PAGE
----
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Cypriot Bronze Coins of Cleopatra VII with Caesarion

  Svoronos' and Regling's differing attributions for tetradrachms of Cleopatra and Ptolemy XII   


6.85g, 23mm;  Svoronos 1842: Click to enlarge


6.43g, 24mm;  Svoronos 1843: Click to enlarge

Coin 1                                


                  Coin 2

As shown in Part 3, the Isis symbol Isis symbol for Cleopatra on the two bronze coins (shown above) was used by Svoronos to initially attribute them, incorrectly as it turned out, to Ptolemy XII.  His attributions of coins 1 and 2 were incorrect because he had made an incorrect attribution to Ptolemy XII of silver tetradrachms showing the Isis symbol (see table below). These tetradrachms with the Isis symbol had dates indicating a reign that extended for a period of 30 years.  Since Ptolemy XII became king in 80 BC and died in 51 BC, while Cleopatra reigned a shorter period from 51 to 30 BC,  he assigned all the tetradrachms with an Isis symbol to Ptolemy XII (note that, as shown below and unknown to Svoronos, the Isis symbol does appear on Ptolemy XII's tetradrachms, but only in the last four years of his reign).  From the presence of Isis symbols on coins 1 and 2 as on the tetradrachms that Svoronos thought belonged to Ptolemy XII, he also assigned coins 1 and 2 to Ptolemy XII.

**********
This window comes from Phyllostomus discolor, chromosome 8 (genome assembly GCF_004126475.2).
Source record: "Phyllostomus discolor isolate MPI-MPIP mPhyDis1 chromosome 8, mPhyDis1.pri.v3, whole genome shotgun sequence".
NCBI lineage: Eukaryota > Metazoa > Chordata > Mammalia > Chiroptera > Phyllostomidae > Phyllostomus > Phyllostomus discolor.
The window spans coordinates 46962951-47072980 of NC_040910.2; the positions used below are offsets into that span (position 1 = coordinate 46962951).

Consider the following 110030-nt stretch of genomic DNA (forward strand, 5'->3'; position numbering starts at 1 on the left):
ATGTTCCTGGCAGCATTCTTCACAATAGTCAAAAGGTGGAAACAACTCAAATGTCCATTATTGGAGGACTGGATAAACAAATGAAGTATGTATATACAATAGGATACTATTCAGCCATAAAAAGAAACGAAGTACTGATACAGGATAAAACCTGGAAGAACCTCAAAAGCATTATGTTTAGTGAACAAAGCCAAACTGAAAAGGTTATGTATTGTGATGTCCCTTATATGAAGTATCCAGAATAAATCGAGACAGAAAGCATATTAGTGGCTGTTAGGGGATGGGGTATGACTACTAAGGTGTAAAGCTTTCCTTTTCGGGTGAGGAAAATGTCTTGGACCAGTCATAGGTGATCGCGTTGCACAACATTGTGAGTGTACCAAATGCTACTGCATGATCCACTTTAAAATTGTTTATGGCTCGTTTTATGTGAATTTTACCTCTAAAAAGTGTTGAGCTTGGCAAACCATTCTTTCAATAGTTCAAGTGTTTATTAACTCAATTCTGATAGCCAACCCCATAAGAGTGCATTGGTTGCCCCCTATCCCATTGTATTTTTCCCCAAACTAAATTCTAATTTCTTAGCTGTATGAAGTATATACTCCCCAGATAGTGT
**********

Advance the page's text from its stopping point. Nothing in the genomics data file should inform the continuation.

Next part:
A year 12 tetradrachm, 12.8g, 24mm;  Svoronos 1826: Click to enlarge


A year 1 tetradrachm, 13.6g, 24mm;  Svoronos 1847: Click to enlarge

Ptolemy XII


Cleopatra VII

80 - 51 BC  


51 - 30 BC  

Coins Sv1815 - Sv1840


Coins Sv1847 - Sv1870

J. N. Svoronos,  Тά νομίσματα του κράτους των Пτολεμαίων  (i.e., “Coinage of the Ptolemaic Empire”, published in 1904)

While Svoronos' basic procedure was reasonable, his conclusions were nevertheless incorrect.  As will be shown below, Regling's correction gave very different attributions for these tetradrachms.  Interestingly, his attributions are very well supported by the evidence from the years of reign (just as Svoronos thought his were) and from characteristics of the coins and their historical context.  Also, the corrected attributions make it very reasonable that the presence of the Isis symbol should be taken as an indication of Cleopatra (not Ptolemy XII).

Click on    Development of Regling's correction   to begin an investigation of Regling's attributions.